Pittsburgh heaved a sigh of relief Friday as a summit of the world's top economies came to an end without a repeat of the previous day's violence, despite thousands taking to the streets.
Pittsburgh heaved a sigh of relief Friday as thousands of activists peaceful rally against leaders of the world's top economies after a day and night of violent street protests. (AFP Photo)
Waving banners and chanting slogans, protesters stretched out of sight as people made their way down the city streets lined by black-clad riot police, still tense after the previous night's violent anti-G20 protests.
The G20 represents the leaders of the world's most powerful economies and the group's summits attract a motley crowd of anti-globalisation activists and anarchists opposed to what they see as its inhumane free market policies.
According to security forces there were up to 4,500 marchers, but Peter Shell, president of the Thomas Merton Center which helped organize the march, estimated the number at twice that.
"The crowd went back eight to 10 blocks, and you can get 1,000 people in every block," Shell told AFP.
"It was the biggest protest march in Pittsburgh since the 1970s protests against Vietnam War."
As the marchers massed at the top of Fifth Avenue, a riot policeman rapped his baton hard against his shinguards, making a hollow thud with every tap.
"They're itching for a fight," said a bystander. "This is really an excessive show of police force. Pittsburgh is a welcoming place."
Tensions ratcheted up a notch when three protesters bearing signs that said "Human need, not corporate greed" sat down in the middle of the road, but the situation was resolved without a fight.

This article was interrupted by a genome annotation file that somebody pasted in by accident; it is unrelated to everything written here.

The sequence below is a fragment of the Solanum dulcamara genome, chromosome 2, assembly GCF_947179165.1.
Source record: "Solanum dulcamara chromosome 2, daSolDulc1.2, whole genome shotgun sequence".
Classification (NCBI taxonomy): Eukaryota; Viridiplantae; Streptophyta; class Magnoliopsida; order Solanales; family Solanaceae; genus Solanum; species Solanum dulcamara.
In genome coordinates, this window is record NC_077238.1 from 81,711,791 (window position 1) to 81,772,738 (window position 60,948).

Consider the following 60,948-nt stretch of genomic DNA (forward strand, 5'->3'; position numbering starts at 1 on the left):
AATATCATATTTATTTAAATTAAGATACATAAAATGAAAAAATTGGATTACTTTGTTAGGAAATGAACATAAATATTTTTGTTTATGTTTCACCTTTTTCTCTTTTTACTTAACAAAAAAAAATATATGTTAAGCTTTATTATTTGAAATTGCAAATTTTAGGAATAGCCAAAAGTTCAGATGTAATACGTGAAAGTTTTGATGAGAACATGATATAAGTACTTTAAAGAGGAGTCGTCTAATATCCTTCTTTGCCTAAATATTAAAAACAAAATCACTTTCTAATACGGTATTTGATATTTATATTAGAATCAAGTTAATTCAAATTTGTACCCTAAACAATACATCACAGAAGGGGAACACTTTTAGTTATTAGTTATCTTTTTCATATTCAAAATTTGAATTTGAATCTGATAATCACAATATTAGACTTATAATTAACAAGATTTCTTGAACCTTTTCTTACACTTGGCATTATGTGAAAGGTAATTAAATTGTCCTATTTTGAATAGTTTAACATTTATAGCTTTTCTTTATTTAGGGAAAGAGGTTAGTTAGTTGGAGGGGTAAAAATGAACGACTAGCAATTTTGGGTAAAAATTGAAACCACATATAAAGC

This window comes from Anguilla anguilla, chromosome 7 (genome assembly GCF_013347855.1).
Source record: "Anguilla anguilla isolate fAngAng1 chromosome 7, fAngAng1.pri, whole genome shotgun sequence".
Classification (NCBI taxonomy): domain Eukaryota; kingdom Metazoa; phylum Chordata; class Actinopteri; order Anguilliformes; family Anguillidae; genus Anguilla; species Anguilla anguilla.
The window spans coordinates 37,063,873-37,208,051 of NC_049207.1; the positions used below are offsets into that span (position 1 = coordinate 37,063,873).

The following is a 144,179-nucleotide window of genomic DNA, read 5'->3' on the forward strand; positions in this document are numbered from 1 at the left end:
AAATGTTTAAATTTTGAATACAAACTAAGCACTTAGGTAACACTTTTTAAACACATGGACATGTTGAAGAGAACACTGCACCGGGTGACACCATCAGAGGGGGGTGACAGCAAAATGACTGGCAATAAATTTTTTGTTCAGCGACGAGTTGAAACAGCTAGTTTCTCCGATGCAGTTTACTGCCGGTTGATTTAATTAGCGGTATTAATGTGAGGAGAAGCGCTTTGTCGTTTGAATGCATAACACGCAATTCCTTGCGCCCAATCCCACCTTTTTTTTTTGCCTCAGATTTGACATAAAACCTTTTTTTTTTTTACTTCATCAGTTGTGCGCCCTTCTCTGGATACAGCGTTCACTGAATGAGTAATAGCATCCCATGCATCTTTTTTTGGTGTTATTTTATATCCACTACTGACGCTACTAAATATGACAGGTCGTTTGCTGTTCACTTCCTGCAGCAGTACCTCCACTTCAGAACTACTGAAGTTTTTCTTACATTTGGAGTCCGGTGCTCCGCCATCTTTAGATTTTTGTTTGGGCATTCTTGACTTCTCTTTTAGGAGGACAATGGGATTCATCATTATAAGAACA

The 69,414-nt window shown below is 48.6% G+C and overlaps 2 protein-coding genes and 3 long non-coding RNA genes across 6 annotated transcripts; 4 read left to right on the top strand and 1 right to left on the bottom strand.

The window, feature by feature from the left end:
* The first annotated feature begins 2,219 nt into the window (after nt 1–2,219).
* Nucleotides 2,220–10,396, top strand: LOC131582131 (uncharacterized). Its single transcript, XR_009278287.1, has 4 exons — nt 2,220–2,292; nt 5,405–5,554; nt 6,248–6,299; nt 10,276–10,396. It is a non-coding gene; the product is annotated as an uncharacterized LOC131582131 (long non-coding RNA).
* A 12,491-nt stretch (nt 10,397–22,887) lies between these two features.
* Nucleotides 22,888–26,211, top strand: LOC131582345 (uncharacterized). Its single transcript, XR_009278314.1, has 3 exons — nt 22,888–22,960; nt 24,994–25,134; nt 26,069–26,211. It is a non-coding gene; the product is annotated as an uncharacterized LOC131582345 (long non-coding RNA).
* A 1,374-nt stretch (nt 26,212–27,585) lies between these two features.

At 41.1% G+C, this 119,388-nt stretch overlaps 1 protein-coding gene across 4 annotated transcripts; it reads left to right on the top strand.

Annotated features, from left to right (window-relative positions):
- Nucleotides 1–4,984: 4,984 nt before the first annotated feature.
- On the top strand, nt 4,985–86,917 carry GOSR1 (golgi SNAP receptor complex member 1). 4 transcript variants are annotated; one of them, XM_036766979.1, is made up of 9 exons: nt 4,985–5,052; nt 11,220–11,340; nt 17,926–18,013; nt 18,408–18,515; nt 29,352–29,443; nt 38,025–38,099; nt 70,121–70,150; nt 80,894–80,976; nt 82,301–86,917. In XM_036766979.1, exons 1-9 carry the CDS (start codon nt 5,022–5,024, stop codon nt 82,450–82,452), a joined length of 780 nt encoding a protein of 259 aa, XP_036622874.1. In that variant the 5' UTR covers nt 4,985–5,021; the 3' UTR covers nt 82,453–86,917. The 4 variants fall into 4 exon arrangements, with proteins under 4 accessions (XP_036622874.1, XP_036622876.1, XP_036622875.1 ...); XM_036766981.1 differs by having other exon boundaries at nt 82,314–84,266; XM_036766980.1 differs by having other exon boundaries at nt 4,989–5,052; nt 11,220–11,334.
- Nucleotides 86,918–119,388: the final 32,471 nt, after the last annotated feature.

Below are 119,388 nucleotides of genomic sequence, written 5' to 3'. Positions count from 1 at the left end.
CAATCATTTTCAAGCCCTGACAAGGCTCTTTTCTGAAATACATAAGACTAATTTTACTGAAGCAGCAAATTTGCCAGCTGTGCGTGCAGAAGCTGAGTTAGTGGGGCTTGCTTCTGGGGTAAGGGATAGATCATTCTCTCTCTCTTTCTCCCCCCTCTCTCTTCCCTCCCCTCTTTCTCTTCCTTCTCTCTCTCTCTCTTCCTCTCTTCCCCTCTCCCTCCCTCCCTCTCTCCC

After a night of violence sparked by young anti-G20 protesters who defied police orders and tried to march on the summit venue, the police, thousands of whom had been shipped in from other cities, were on high alert.
The black-clad, masked anarchists who fought running battles with police here Thursday drew inspiration from previous demonstrations at global summits, including the G20 London meeting summit in April, where where one bystander died after being hit by police.
But on Friday, when the march began to flow after the sit-down protest was peacefully removed, the tension began to lift.
Mothers carrying infants, people with their dogs, couples holding hands and entire groups waving flags and holding banners marched down the avenue in the shadows cast by skyscrapers built for large corporations, turning the streets of Pittsburgh into a palette of protest messages of every color.
One group chanted "Money for children, not for war." Tibetans chanted "Stop the genocide".
Members of the Falun Gong religious group marched in silence, bringing up the rear of the march.
"We came here to protest the Chinese regime and let people know about the persecution of Falun Gong," said Kwi Hwang, who says he was forced to work as slave labor for the Chinese, shelling pistachio nuts, making cane chairs and plastic flowers, while he served a five-year jail term "for my beliefs".
"When I came to America, I saw the things I made as a slave in a Big Lots store," he said with a wry smile as he put a human face on one of the chief gripes of the anti-G20 protests.
A young girl chanted at police as she passed: "You're sexy, you're cute, take off that riot suit."
A youth who tried to cross the police line to hug a bystander was brusquely pushed back by a riot policeman. "Don't do that again," the police officer said sternly.
On Thursday, riot police had fired pepper spray and non-lethal rounds at a group of hardline protesters who refused to disperse after being told by the Pittsburgh chief of police their march was illegal.
Sixty-six people were arrested, shops and businesses in the university area were vandalized, and at least six people were injured during Thursday's hours-long spree of violence.
Ben Kopp, 20, who had traveled from Connecticut to be at the march, was a little apprehensive but determined to get his own message to the leaders of the G20 nations -- that they should stop "taking advantage of people" to achieve their economic goals.
"I'm a little nervous," he told AFP as he crossed the Seventh Street bridge, which like the rest of the route was thick with riot police, on the final straight of the march.
"I'd rather not get teargassed but when you think of the millions of people who go hungry every day around the world, a little bit of teargas would be worth it, if we can made ourselves heard," he said.